“Cliffs of Dover” in last week’s chain looked suspiciously like a challenge for the next link. Not wishing to shirk such a test, here goes, although this could be the last you ever hear from this correspondent.
Very conveniently, ‘Cliffs of Dover’ is a song on Trapper Schoepp’s latest album, ‘Siren Songs’ but reviewed by John Jenkins and referred to specifically in Martin Johnson’s interview with Schoepp, this has been covered already. The only other ‘ Cliffs of Dover’ that springs immediately to mind is Vera Lynn’s signature tune. Ok, trying to pass off ‘(There’ll Be Bluebirds Over) The White Cliffs of Dover’ as in any way relevant to this site is a stretch but a search of her discography rather surprisingly threw up a record she made in 1977, ‘Vera Lynn In Nashville’. It is country of its time so perhaps not to everyone’s taste here. But it is a link and she does have a go at singing country.
The origins of this album are obscure. One explanation is how popular music flowed both ways across the Atlantic mixing British “easy listening” with the “Nashville Sound”. But whatever her motives she got the top backing group in town, The Jordanaires.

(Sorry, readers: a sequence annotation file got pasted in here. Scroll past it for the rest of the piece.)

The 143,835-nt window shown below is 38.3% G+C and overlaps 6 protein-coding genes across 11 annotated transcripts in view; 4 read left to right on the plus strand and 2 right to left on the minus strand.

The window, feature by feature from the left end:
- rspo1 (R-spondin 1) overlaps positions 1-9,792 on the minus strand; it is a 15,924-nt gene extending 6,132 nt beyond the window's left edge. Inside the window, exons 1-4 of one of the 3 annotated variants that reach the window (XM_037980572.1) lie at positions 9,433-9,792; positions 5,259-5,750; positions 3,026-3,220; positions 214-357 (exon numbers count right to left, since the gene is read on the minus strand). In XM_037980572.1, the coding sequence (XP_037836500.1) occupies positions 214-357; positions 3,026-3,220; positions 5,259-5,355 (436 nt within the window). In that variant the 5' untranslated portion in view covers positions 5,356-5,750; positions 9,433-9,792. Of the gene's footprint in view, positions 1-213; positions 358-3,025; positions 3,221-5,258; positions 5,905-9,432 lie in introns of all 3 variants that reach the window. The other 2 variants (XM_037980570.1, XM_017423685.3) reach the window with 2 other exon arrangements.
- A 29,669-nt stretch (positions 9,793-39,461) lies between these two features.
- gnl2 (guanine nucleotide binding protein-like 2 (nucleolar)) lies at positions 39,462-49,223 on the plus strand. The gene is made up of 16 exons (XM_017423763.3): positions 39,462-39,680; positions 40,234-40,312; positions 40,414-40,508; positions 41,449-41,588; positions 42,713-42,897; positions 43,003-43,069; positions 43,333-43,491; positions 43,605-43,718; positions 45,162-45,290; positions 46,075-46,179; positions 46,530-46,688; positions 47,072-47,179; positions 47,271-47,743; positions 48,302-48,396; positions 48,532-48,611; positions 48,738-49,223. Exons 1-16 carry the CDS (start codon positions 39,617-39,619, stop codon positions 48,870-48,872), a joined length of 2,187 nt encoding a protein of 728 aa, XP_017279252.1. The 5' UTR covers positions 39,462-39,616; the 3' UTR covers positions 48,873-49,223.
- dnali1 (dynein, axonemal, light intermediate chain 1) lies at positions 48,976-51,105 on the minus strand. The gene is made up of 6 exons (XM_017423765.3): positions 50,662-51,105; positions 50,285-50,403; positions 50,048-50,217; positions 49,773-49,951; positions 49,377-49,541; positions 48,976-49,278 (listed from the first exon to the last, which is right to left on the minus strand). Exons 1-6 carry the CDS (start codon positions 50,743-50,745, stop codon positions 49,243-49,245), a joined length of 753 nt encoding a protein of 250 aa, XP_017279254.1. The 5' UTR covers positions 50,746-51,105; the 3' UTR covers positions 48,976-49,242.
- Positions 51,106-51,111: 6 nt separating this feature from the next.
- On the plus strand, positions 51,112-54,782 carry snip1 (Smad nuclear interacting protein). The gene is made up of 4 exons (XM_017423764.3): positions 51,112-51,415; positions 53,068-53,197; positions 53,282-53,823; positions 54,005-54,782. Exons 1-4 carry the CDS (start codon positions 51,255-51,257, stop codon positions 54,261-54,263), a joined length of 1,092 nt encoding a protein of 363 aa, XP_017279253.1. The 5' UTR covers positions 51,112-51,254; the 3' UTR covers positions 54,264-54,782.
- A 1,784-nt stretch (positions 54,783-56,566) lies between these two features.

Formed in 1948 this vocal group could turn their hand to gospel, country and rock and roll. Their break came in 1955 when performing with Eddy Arnold they were approached by a young unknown singer who asked them to be his backing singers should he ever secure a recording contract. That was Elvis Presley with whom The Jordanaires worked on record, film and live. From Springfield, Missouri, the original line-up of Bill and Monty Matthews, Bob Hubbard, and Culley Holt changed many times as they backed just about every big country singer from the 50s to early 80s including Patsy Cline, Marty Robbins, Ricky Nelson and Johnny Cash.
If anyone is still with me, the selection from the album is ‘Try A Little Kindness’ written by Curt Sapaugh and Bobby Austin. Recorded by many, the song is most associated with Glen Campbell. But from the opening pedal steel, Vera’s version is a fine example of late 1970s country. If she does sound a bit English rose, the crooning Jordanaires root the song firmly in Nashville where it belongs.
I’ll get my coat….